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Junkies aren't taking Gov't up on free H

  1. MrJim
    Heroin addicts slow to join free-drug study

    By AMY CARMICHAEL The Canadian Press

    VANCOUVER — It’s a chance to cut the chain that keeps addicts tied to a routine of daily degradation as they find desperate ways to get the money to get high.

    The North American Opiate Medication Initiative, known as NAOMI, is offering hundreds of junkies haunting the slums of Vancouver and Montreal the chance to join a research study that provides free heroin.

    But they haven’t been biting.

    NAOMI needs 157 participants in each city. Nearly a year into recruitment, only 85 have signed up and met the criteria for participation, which critics say is too strict. This has pushed back results by 10 months. Data will be released by the controversial study a year after the last participant signs up.

    Scientists want to know if hard-core addicts will be able to live more healthy and productive lives with free, measured doses of heroin, a drug that is not harmful to the body.

    Heroin is addictive, and overdosing on it will kill brain cells due to oxygen deprivation, but otherwise, the drug is safe, says B.C.’s Medical Health Officer Perry Kendall.

    "Heroin, if it’s used on a maintenance basis, in pharmacological doses without any risk of overdose or contamination, is actually a very safe drug. About the only side effects that you find in the literature, other than addiction, are chronic constipation, diminution of sex drive, a very dry mouth, which can result in poor oral hygiene."

    He says heroin use doesn’t knock years off people’s lives.

    "It doesn’t harm the liver, doesn’t harm the kidneys per se, and it doesn’t kill brain cells unless you overdose and run out of oxygen," Kendall says.

    What kills, is the addiction and the all out fight to get the illegal drug. The lifestyle takes a frightening toll, says Mark Townsend, director of the Portland Hotel Society, an organization that provides low income housing and is involved with a variety of harm reduction strategies to help drug users.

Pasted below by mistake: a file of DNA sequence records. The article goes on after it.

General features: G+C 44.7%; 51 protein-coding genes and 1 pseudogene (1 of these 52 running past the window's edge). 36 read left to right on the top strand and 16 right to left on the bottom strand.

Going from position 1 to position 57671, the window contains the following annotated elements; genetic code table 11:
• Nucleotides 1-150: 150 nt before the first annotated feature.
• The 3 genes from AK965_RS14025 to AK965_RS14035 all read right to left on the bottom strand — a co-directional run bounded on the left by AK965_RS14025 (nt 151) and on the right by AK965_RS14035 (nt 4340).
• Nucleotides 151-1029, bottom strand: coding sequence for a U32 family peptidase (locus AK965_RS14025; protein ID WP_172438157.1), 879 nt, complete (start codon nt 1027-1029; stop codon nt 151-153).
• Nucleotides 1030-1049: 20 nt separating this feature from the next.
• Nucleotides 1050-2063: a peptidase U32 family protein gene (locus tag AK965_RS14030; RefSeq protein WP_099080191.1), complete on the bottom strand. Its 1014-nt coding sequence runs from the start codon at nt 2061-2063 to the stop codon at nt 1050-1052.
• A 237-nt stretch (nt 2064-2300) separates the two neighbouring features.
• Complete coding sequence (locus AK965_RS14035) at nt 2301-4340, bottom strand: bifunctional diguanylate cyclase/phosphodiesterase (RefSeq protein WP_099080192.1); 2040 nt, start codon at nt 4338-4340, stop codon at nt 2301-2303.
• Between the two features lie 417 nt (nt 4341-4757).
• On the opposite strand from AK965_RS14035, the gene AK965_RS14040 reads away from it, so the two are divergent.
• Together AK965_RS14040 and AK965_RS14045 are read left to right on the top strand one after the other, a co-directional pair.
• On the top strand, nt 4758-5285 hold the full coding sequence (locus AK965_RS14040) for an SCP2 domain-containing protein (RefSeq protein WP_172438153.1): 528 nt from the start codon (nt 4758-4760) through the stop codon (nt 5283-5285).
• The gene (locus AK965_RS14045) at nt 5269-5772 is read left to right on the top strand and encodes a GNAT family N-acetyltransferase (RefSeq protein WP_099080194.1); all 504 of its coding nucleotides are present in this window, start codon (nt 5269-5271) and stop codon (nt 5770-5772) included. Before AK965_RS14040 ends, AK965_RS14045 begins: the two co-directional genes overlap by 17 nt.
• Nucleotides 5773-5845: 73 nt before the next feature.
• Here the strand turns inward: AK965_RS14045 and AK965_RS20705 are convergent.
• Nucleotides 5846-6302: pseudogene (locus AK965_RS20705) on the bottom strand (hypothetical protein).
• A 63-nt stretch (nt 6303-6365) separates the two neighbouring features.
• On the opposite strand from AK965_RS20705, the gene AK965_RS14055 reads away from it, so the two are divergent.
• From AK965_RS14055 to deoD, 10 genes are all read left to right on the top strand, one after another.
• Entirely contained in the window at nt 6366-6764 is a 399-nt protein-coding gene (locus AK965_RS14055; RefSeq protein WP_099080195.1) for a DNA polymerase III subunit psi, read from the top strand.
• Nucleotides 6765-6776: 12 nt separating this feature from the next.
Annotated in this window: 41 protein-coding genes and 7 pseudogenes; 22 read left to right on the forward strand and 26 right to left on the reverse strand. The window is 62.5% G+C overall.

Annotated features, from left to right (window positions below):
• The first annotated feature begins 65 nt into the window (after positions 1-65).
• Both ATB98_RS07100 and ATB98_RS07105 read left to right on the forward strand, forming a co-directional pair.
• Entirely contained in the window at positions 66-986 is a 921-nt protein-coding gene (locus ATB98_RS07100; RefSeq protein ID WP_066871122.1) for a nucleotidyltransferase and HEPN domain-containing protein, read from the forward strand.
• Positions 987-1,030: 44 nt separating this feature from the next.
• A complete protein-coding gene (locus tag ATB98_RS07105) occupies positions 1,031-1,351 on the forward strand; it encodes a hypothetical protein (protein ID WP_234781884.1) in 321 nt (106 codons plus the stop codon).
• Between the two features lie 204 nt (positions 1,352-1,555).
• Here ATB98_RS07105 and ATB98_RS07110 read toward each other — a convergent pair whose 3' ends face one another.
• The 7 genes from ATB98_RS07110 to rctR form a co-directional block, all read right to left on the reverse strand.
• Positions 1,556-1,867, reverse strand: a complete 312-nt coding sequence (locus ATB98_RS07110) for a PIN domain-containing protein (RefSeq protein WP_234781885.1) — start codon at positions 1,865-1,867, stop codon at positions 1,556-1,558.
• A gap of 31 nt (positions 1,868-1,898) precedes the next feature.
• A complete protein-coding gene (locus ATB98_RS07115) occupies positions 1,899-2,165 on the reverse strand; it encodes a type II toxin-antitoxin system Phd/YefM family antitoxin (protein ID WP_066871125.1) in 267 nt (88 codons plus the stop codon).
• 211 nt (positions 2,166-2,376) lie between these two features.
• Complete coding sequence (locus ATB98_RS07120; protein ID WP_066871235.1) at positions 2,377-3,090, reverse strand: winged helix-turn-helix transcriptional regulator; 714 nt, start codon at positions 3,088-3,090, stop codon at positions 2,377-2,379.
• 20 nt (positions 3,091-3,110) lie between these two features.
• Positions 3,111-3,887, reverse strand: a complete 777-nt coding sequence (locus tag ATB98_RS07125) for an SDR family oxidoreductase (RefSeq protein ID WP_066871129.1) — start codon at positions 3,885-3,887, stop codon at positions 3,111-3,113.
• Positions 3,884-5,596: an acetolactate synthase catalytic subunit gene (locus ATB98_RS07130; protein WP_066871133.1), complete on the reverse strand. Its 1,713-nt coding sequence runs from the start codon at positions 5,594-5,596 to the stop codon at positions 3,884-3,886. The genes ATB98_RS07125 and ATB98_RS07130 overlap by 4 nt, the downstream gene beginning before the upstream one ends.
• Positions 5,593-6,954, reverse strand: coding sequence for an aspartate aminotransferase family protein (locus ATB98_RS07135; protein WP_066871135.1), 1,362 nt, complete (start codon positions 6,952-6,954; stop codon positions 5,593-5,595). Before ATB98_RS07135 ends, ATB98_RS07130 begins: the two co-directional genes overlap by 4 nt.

He says the hard core users NAOMI wants to work with are so marginalized and abused that they can be impossible to reach.

    The participants must be older than 25, have been hard-core users for five years, have used every day for the past year, not be on probation and live within a kilometre of the project’s Downtown Eastside location.

    The researchers running NAOMI thought it would be an easy choice for addicts: Take free heroin and be involved in a study — offering a break from crime — in exchange for the drugs their bodies are addicted to.

    NAOMI was preparing for an onslaught of desperate callers when it opened for applications. Hours of operation were limited to a few hours a day. Few people came forward.

    "It wasn’t as explosive as we had expected," says Dr. David Marsh, a scientist working on the study.

    "We had to change our recruitment strategy. We opened the phone lines for the whole day instead of the initial four hours a week. We had to do outreach as well."

    NAOMI researchers went to food banks and hotels spreading the word about the project.

    Townsend says NAOMI, like other projects, was designed with great intentions but set criteria for users that addicts simply can’t meet.

    "There’s sometimes an imaginary version of what the target looks like," he said.

    "I think down here the group they’re trying to reach is very marginalized, very abused. These people get very upset when they call me and get my voice mail. They’ve waited in line for the phone, people are yelling at them to get off, and they don’t know when they’ll be able to call again. Life looks very different to them."

    The addicts have to commit to interviews with doctors and follow a routine for two years. They need to report daily for doses of heroin, which they inject on site, and must submit to interviews with nurses. NAOMI also makes available counselling and social workers.

    Already, said Marsh, people who have gotten involved are making gains.

    "It’s still too early to draw hard conclusions, but so far we’re seeing improvements among participants," says Marsh.

    "People are getting into stable housing, reducing use of other drugs. There are improvements in physical health, people are gaining weight and engaging in counselling services."

    Results of similar studies in Europe have been encouraging. Many addicts have been able to lead stable lives taking a regulated dose of prescription heroin.

    The $8 million NAOMI project is one of many harm reduction strategies health agencies are using to deal with drugs and the health and social problems they cause.

Comments

  1. sands of time
    It's honest, realistic efforts like these that can actually have a positive impact on drug use and abuse, as well as harm reduction.
  2. MrJim
    Yeah for sure Sands. Anyone who has spent time in Van's Downtown eastside would want help for these people. They take away the need to commit crimes and Eastside might actually begin to resemble something aside from a wasteland for the walking dead.
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